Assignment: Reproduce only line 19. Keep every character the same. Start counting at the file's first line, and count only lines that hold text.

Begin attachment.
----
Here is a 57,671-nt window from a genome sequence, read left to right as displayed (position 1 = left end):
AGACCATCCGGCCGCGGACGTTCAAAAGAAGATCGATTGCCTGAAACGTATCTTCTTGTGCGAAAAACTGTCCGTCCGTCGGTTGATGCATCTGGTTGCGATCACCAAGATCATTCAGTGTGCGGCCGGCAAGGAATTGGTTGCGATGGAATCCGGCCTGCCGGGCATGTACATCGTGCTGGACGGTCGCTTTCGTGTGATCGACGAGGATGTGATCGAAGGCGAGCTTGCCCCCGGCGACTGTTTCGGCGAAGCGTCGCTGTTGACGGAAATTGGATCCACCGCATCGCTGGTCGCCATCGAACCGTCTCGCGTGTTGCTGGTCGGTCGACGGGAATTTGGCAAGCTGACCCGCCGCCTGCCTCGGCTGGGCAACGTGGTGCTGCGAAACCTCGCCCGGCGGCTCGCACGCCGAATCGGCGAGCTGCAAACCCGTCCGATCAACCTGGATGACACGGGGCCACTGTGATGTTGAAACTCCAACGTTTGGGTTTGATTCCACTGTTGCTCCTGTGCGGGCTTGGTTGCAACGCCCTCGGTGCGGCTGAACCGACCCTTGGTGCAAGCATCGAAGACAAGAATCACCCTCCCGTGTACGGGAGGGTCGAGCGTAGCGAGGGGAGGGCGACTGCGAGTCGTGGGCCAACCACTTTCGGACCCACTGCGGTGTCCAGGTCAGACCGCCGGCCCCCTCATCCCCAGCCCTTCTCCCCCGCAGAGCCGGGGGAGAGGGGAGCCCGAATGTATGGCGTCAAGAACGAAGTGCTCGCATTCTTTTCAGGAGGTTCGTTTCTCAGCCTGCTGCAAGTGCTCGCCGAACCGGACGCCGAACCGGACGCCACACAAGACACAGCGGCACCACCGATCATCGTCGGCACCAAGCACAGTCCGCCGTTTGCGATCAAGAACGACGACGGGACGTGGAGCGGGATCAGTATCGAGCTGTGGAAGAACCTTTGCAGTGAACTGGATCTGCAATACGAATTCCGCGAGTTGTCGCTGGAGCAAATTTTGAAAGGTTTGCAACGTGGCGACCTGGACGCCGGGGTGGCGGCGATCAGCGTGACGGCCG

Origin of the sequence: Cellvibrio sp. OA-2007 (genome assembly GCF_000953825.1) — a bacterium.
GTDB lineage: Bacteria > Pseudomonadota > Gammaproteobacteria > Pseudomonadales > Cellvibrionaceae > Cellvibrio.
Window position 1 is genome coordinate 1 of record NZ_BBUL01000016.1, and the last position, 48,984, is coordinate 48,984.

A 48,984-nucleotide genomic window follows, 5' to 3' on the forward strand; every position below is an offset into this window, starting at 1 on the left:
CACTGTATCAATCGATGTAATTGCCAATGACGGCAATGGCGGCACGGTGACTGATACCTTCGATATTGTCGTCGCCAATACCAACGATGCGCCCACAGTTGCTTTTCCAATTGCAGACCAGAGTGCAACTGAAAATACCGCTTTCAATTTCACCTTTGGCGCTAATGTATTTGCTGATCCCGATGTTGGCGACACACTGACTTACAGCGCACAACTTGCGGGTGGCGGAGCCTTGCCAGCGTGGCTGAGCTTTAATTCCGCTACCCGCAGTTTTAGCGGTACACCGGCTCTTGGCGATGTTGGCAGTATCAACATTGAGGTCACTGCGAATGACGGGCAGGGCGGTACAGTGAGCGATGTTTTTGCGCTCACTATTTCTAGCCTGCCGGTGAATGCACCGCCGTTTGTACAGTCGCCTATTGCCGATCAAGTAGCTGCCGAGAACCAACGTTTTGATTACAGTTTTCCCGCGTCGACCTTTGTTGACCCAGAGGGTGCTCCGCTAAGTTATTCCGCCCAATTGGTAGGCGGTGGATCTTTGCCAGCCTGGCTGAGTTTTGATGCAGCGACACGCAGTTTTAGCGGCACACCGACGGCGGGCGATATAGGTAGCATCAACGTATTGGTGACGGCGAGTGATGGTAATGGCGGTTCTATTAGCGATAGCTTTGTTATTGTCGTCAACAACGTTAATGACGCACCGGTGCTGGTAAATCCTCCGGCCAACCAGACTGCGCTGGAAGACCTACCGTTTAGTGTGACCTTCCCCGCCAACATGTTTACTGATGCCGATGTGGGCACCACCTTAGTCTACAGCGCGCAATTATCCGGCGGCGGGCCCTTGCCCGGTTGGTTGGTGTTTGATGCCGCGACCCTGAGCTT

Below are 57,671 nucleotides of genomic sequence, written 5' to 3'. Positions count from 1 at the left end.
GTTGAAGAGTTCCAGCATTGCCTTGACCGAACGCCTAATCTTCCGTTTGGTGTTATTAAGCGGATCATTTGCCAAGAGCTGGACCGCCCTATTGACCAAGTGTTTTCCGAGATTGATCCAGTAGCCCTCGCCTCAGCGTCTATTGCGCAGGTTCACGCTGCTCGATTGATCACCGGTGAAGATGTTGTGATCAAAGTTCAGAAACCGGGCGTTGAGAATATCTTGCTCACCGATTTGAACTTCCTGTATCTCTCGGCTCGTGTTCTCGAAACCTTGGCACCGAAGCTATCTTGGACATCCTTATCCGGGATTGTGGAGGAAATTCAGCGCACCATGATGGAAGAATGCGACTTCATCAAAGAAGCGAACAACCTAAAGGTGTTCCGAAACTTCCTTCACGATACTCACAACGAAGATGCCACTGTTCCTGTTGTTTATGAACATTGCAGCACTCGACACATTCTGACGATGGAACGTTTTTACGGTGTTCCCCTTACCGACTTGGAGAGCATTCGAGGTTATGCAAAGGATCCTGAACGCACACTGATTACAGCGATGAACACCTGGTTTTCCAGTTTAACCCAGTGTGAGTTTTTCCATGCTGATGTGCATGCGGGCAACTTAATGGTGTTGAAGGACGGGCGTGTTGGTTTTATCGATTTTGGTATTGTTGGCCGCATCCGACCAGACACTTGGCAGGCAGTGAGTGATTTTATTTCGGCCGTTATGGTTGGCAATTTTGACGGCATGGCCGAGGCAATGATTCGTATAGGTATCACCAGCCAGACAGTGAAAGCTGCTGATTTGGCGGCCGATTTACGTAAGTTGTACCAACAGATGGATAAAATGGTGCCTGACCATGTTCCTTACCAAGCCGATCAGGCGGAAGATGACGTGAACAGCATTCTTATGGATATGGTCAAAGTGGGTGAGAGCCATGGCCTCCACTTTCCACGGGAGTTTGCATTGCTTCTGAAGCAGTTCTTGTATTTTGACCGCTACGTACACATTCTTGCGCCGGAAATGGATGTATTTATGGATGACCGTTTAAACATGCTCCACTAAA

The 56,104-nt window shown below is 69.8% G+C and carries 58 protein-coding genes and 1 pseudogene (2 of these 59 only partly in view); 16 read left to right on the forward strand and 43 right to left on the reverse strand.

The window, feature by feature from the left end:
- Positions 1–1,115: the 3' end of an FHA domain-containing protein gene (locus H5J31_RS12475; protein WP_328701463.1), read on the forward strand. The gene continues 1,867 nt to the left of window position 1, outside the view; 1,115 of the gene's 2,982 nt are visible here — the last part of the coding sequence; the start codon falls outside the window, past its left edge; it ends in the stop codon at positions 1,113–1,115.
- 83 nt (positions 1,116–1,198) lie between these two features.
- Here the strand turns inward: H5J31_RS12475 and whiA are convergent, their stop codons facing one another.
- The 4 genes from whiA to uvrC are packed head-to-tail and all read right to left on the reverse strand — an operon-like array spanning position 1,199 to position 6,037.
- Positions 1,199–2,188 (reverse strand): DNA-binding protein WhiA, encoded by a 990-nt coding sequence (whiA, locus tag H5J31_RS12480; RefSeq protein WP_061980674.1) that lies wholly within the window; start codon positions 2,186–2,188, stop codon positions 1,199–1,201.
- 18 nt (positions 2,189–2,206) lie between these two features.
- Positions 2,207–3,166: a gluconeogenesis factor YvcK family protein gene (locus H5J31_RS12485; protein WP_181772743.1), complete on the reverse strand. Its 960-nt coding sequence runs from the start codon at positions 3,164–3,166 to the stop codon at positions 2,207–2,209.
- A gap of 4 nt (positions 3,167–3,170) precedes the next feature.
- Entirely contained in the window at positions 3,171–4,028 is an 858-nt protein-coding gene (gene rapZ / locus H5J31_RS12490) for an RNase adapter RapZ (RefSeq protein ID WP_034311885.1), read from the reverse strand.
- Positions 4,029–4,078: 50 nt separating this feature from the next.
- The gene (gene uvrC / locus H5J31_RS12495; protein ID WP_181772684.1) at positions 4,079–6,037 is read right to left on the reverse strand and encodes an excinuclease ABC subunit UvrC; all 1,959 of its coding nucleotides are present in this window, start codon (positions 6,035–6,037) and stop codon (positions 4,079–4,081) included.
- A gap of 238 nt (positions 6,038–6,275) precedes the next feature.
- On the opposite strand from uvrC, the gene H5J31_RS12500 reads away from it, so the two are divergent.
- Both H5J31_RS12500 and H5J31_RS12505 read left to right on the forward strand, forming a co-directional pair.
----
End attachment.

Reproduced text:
- A gap of 4 nt (positions 3,167–3,170) precedes the next feature.